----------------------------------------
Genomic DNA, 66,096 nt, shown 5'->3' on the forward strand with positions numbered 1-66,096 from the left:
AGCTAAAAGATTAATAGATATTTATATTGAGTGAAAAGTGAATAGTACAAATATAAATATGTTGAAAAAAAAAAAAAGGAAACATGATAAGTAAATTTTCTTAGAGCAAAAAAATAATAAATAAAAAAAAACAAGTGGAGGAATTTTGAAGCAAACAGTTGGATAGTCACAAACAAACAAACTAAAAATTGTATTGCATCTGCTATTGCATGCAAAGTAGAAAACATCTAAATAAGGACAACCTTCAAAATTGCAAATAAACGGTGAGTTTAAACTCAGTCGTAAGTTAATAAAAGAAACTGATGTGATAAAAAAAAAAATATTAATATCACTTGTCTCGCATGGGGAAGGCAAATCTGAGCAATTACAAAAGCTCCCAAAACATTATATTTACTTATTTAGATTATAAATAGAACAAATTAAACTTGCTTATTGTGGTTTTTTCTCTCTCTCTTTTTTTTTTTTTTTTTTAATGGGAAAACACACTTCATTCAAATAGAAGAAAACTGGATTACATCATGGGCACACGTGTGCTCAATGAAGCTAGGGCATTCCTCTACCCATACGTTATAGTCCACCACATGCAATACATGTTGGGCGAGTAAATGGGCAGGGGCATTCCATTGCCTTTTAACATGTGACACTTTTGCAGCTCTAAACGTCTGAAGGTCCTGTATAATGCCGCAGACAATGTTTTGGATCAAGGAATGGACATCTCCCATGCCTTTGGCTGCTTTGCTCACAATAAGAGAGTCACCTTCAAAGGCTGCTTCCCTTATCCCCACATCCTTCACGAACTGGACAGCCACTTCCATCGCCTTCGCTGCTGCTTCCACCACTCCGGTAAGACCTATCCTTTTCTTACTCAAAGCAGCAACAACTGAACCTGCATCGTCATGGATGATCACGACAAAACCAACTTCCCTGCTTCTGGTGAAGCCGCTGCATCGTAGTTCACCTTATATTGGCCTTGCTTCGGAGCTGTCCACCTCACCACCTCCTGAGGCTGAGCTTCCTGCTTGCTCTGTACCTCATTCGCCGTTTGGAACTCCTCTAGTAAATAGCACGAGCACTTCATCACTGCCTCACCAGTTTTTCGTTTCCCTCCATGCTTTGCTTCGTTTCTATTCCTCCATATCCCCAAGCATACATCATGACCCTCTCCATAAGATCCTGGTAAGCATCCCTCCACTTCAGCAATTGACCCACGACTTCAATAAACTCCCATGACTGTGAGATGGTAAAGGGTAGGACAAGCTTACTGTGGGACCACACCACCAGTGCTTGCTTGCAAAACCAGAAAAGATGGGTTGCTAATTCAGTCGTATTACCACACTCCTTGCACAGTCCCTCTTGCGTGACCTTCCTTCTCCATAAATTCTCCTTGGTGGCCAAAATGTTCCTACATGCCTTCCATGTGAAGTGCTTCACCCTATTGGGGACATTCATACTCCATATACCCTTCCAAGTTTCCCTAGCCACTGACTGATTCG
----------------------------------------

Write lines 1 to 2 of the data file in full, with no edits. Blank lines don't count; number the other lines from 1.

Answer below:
Genomic DNA, 66,096 nt, shown 5'->3' on the forward strand with positions numbered 1-66,096 from the left:
AGCTAAAAGATTAATAGATATTTATATTGAGTGAAAAGTGAATAGTACAAATATAAATATGTTGAAAAAAAAAAAAAGGAAACATGATAAGTAAATTTTCTTAGAGCAAAAAAATAATAAATAAAAAAAAACAAGTGGAGGAATTTTGAAGCAAACAGTTGGATAGTCACAAACAAACAAACTAAAAATTGTATTGCATCTGCTATTGCATGCAAAGTAGAAAACATCTAAATAAGGACAACCTTCAAAATTGCAAATAAACGGTGAGTTTAAACTCAGTCGTAAGTTAATAAAAGAAACTGATGTGATAAAAAAAAAAATATTAATATCACTTGTCTCGCATGGGGAAGGCAAATCTGAGCAATTACAAAAGCTCCCAAAACATTATATTTACTTATTTAGATTATAAATAGAACAAATTAAACTTGCTTATTGTGGTTTTTTCTCTCTCTCTTTTTTTTTTTTTTTTTTAATGGGAAAACACACTTCATTCAAATAGAAGAAAACTGGATTACATCATGGGCACACGTGTGCTCAATGAAGCTAGGGCATTCCTCTACCCATACGTTATAGTCCACCACATGCAATACATGTTGGGCGAGTAAATGGGCAGGGGCATTCCATTGCCTTTTAACATGTGACACTTTTGCAGCTCTAAACGTCTGAAGGTCCTGTATAATGCCGCAGACAATGTTTTGGATCAAGGAATGGACATCTCCCATGCCTTTGGCTGCTTTGCTCACAATAAGAGAGTCACCTTCAAAGGCTGCTTCCCTTATCCCCACATCCTTCACGAACTGGACAGCCACTTCCATCGCCTTCGCTGCTGCTTCCACCACTCCGGTAAGACCTATCCTTTTCTTACTCAAAGCAGCAACAACTGAACCTGCATCGTCATGGATGATCACGACAAAACCAACTTCCCTGCTTCTGGTGAAGCCGCTGCATCGTAGTTCACCTTATATTGGCCTTGCTTCGGAGCTGTCCACCTCACCACCTCCTGAGGCTGAGCTTCCTGCTTGCTCTGTACCTCATTCGCCGTTTGGAACTCCTCTAGTAAATAGCACGAGCACTTCATCACTGCCTCACCAGTTTTTCGTTTCCCTCCATGCTTTGCTTCGTTTCTATTCCTCCATATCCCCAAGCATACATCATGACCCTCTCCATAAGATCCTGGTAAGCATCCCTCCACTTCAGCAATTGACCCACGACTTCAATAAACTCCCATGACTGTGAGATGGTAAAGGGTAGGACAAGCTTACTGTGGGACCACACCACCAGTGCTTGCTTGCAAAACCAGAAAAGATGGGTTGCTAATTCAGTCGTATTACCACACTCCTTGCACAGTCCCTCTTGCGTGACCTTCCTTCTCCATAAATTCTCCTTGGTGGCCAAAATGTTCCTACATGCCTTCCATGTGAAGTGCTTCACCCTATTGGGGACATTCATACTCCATATACCCTTCCAAGTTTCCCTAGCCACTGACTGATTCG